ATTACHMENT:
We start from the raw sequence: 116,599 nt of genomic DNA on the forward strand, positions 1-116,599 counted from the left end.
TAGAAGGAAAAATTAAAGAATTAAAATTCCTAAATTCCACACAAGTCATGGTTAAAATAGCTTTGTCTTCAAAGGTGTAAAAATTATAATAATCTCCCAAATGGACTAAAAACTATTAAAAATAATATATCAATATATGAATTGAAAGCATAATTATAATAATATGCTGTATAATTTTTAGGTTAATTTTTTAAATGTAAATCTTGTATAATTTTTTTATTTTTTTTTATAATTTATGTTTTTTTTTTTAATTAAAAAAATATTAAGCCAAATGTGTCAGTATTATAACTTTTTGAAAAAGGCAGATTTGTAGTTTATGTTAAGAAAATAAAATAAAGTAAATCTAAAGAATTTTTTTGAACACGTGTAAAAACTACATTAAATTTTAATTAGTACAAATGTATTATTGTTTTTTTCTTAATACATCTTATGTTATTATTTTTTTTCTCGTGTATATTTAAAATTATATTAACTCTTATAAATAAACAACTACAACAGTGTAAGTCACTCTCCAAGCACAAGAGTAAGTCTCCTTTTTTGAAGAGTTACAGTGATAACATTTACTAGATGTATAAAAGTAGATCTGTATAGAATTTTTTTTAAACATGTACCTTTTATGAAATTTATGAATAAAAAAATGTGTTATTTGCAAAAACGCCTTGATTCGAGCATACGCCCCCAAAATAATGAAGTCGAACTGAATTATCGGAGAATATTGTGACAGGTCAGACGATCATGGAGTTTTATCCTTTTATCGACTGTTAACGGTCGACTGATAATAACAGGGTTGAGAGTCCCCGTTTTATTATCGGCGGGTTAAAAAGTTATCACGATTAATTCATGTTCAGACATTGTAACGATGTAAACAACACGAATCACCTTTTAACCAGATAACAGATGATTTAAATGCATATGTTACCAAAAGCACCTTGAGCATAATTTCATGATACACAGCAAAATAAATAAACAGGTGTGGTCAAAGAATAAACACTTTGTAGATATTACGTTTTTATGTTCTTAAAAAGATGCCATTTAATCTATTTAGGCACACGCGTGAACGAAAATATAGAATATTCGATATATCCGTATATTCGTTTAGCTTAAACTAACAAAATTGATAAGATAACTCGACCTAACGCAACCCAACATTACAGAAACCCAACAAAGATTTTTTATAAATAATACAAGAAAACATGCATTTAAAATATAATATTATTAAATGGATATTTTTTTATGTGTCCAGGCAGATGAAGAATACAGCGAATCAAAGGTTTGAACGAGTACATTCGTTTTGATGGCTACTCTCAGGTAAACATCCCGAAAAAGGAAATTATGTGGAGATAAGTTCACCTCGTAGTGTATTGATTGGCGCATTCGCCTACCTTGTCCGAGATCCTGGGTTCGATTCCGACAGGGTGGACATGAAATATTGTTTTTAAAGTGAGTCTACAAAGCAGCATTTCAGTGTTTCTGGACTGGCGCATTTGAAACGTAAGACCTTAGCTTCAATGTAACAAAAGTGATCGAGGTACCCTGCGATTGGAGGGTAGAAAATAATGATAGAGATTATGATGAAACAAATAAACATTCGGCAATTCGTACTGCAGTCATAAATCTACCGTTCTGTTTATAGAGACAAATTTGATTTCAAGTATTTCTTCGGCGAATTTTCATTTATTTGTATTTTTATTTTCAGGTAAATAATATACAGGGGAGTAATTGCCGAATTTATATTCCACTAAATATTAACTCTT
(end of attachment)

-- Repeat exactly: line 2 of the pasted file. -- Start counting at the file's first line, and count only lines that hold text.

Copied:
TAGAAGGAAAAATTAAAGAATTAAAATTCCTAAATTCCACACAAGTCATGGTTAAAATAGCTTTGTCTTCAAAGGTGTAAAAATTATAATAATCTCCCAAATGGACTAAAAACTATTAAAAATAATATATCAATATATGAATTGAAAGCATAATTATAATAATATGCTGTATAATTTTTAGGTTAATTTTTTAAATGTAAATCTTGTATAATTTTTTTATTTTTTTTTATAATTTATGTTTTTTTTTTTAATTAAAAAAATATTAAGCCAAATGTGTCAGTATTATAACTTTTTGAAAAAGGCAGATTTGTAGTTTATGTTAAGAAAATAAAATAAAGTAAATCTAAAGAATTTTTTTGAACACGTGTAAAAACTACATTAAATTTTAATTAGTACAAATGTATTATTGTTTTTTTCTTAATACATCTTATGTTATTATTTTTTTTCTCGTGTATATTTAAAATTATATTAACTCTTATAAATAAACAACTACAACAGTGTAAGTCACTCTCCAAGCACAAGAGTAAGTCTCCTTTTTTGAAGAGTTACAGTGATAACATTTACTAGATGTATAAAAGTAGATCTGTATAGAATTTTTTTTAAACATGTACCTTTTATGAAATTTATGAATAAAAAAATGTGTTATTTGCAAAAACGCCTTGATTCGAGCATACGCCCCCAAAATAATGAAGTCGAACTGAATTATCGGAGAATATTGTGACAGGTCAGACGATCATGGAGTTTTATCCTTTTATCGACTGTTAACGGTCGACTGATAATAACAGGGTTGAGAGTCCCCGTTTTATTATCGGCGGGTTAAAAAGTTATCACGATTAATTCATGTTCAGACATTGTAACGATGTAAACAACACGAATCACCTTTTAACCAGATAACAGATGATTTAAATGCATATGTTACCAAAAGCACCTTGAGCATAATTTCATGATACACAGCAAAATAAATAAACAGGTGTGGTCAAAGAATAAACACTTTGTAGATATTACGTTTTTATGTTCTTAAAAAGATGCCATTTAATCTATTTAGGCACACGCGTGAACGAAAATATAGAATATTCGATATATCCGTATATTCGTTTAGCTTAAACTAACAAAATTGATAAGATAACTCGACCTAACGCAACCCAACATTACAGAAACCCAACAAAGATTTTTTATAAATAATACAAGAAAACATGCATTTAAAATATAATATTATTAAATGGATATTTTTTTATGTGTCCAGGCAGATGAAGAATACAGCGAATCAAAGGTTTGAACGAGTACATTCGTTTTGATGGCTACTCTCAGGTAAACATCCCGAAAAAGGAAATTATGTGGAGATAAGTTCACCTCGTAGTGTATTGATTGGCGCATTCGCCTACCTTGTCCGAGATCCTGGGTTCGATTCCGACAGGGTGGACATGAAATATTGTTTTTAAAGTGAGTCTACAAAGCAGCATTTCAGTGTTTCTGGACTGGCGCATTTGAAACGTAAGACCTTAGCTTCAATGTAACAAAAGTGATCGAGGTACCCTGCGATTGGAGGGTAGAAAATAATGATAGAGATTATGATGAAACAAATAAACATTCGGCAATTCGTACTGCAGTCATAAATCTACCGTTCTGTTTATAGAGACAAATTTGATTTCAAGTATTTCTTCGGCGAATTTTCATTTATTTGTATTTTTATTTTCAGGTAAATAATATACAGGGGAGTAATTGCCGAATTTATATTCCACTAAATATTAACTCTT